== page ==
Individuals with physical disabilities who participated in adapted sports had significantly higher quality of life and life satisfaction scores compared with individuals with physical disabilities not involved in adapted sports, according to study results published in Disability and Health Journal.
“Participation in adapted sports by people with physical disabilities facilitates establishment of social contact and psychological health, and helps individuals with a disability focus on their abilities rather than their disabilities. However, few investigations have shown that participation in adapted sports has a positive effect on overall health, quality of life, quality of family life and quality of social life among people with physical disabilities,” the researchers wrote. “We hypothesized that quality of life and life satisfaction in people with physical disabilities who participated in adapted sports would be higher than in people with physical disabilities not involved in any adapted sports.”
QoL, life satisfaction results
Between January 2010 and March 2011, 60 individuals with paraplegia or amputation from an outpatient physical therapy clinic were divided into two groups: one group comprised 30 disabled elite athletes who participated in adapted sports, while the control group included 30 disabled individuals not involved in any adapted sports. Researchers compared scores on the WHO Quality-of-Life Scale (WHOQoL-BREF) and the Satisfaction With Life Scale (SWLS) and examined participation in the community and quality of life as a reflection of participant’s priority on sports participation.
According to study results, WHOQoL-BREF physical, psychological and social domain scores were significantly higher in the athletes’ group vs. the control group. However, environment domain scores were similar between the two groups. SWLS scores were also significantly higher in the athletes’ group vs. the control group.
The athletes’ group reported that sports activity and family support were the most important factors of participating in the community, whereas the control group reported physical therapy and rehabilitation and family support as the most important contributing factors. These factors were also reported as having the most positive effect on quality of life among the groups.
“We were unable to establish a cause and effect relationship between sports participants and quality of life: Does participation in sports improve quality of life? Or, does a higher quality of life predispose people to be involved in sports?” the researchers wrote. “Further studies are needed to find answers to these questions and to determine whether correlations exist between sport participation and quality of life scores.”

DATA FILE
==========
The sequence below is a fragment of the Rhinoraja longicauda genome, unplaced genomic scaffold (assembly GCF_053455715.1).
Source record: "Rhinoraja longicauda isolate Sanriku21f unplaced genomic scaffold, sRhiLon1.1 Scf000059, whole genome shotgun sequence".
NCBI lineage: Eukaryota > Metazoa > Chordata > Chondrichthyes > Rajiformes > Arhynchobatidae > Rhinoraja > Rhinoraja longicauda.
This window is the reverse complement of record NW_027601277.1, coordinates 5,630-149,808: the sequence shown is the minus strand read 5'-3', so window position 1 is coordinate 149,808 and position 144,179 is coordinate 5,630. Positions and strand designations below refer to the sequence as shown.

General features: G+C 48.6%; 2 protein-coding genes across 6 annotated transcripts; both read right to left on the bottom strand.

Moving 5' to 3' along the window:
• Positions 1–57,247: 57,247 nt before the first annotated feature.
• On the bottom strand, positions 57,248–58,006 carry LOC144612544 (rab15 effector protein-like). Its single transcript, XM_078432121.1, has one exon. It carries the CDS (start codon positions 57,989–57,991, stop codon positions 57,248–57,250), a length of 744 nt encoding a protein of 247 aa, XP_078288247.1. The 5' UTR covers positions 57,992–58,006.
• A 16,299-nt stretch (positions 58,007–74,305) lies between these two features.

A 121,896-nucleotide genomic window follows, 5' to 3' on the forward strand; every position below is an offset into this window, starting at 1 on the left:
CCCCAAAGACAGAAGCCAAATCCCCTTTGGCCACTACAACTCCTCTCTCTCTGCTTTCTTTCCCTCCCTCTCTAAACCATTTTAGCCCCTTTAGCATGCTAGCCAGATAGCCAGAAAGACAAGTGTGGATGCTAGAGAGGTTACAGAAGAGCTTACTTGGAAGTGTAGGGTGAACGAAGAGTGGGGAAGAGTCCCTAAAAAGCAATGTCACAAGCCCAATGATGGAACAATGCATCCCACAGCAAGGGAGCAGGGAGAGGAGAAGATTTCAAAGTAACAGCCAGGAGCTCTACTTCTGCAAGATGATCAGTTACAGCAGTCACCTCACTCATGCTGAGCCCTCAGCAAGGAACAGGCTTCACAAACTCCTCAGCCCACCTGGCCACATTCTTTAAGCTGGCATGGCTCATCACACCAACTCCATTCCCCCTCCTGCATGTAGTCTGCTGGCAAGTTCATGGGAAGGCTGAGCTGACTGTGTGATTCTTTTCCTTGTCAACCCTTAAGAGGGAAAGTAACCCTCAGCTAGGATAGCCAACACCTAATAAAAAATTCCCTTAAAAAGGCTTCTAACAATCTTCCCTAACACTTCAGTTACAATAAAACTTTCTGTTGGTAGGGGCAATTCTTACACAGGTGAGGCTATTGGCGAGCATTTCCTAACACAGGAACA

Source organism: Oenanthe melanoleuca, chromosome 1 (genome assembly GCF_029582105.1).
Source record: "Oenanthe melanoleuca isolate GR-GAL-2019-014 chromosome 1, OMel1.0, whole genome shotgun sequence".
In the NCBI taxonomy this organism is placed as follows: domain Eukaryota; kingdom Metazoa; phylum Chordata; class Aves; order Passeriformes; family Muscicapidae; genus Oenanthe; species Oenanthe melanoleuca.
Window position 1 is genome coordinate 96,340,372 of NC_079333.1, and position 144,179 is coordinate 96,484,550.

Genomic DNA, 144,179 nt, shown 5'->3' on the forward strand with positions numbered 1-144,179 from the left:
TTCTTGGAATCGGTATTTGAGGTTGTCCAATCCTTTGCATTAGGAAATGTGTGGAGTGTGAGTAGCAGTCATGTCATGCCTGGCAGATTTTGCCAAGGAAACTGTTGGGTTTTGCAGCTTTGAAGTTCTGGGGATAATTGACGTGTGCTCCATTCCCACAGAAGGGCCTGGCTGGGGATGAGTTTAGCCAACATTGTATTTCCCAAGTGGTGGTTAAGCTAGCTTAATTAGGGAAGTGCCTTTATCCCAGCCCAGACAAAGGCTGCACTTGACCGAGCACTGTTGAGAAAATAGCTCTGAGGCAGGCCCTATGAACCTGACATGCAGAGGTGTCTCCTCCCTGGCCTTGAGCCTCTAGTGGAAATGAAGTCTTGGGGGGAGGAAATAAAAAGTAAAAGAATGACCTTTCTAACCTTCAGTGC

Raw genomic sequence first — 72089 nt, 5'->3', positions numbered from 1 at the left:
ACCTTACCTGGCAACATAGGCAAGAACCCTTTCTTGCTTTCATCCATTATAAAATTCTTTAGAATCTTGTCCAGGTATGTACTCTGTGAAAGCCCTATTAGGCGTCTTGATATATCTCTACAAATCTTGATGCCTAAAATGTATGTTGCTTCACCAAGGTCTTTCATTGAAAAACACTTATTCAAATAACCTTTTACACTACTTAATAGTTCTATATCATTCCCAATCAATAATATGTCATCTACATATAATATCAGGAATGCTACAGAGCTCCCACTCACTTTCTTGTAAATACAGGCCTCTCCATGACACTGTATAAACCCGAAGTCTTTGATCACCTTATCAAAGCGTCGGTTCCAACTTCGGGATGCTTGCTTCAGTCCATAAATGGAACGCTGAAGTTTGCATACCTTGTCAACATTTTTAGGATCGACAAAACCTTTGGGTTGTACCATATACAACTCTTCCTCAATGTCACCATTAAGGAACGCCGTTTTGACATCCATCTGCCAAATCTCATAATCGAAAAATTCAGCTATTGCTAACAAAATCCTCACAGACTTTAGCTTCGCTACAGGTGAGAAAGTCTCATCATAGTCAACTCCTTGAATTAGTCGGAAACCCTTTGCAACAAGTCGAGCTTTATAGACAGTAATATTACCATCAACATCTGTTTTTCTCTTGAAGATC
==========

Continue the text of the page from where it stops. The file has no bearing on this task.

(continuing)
Adapted sports vs. physical therapy, rehabilitation
According to the researchers, “adapted sports are being used as an adjunct to conventional physical therapy with increasing frequency.” In the study, researchers found that participation in adapted sports was the most significant factor that positively affected participation in the community and quality of life for the athletes’ group whereas physical therapy and rehabilitation positively affected the control group.
The researchers believe there are two reasons behind these results. First, individuals with physical disabilities still require some form of rehabilitation after finishing the formal physical rehabilitation period. Adapted sports can replace formal physical therapy and rehabilitation because it is a valuable recreational therapy, according to the researchers. Secondly, although physical therapy cannot continue long term on an inpatient or outpatient basis, individuals with physical disabilities may insist on continuing with physical therapy unless they are directed and motivated to participate in adapted sports.
“We think that recreational therapy and adapted sports improve overall physical, social and psychological functioning in the long term,” the researchers said. — by Casey Murphy
Disclosure: The researchers have no relevant financial disclosures.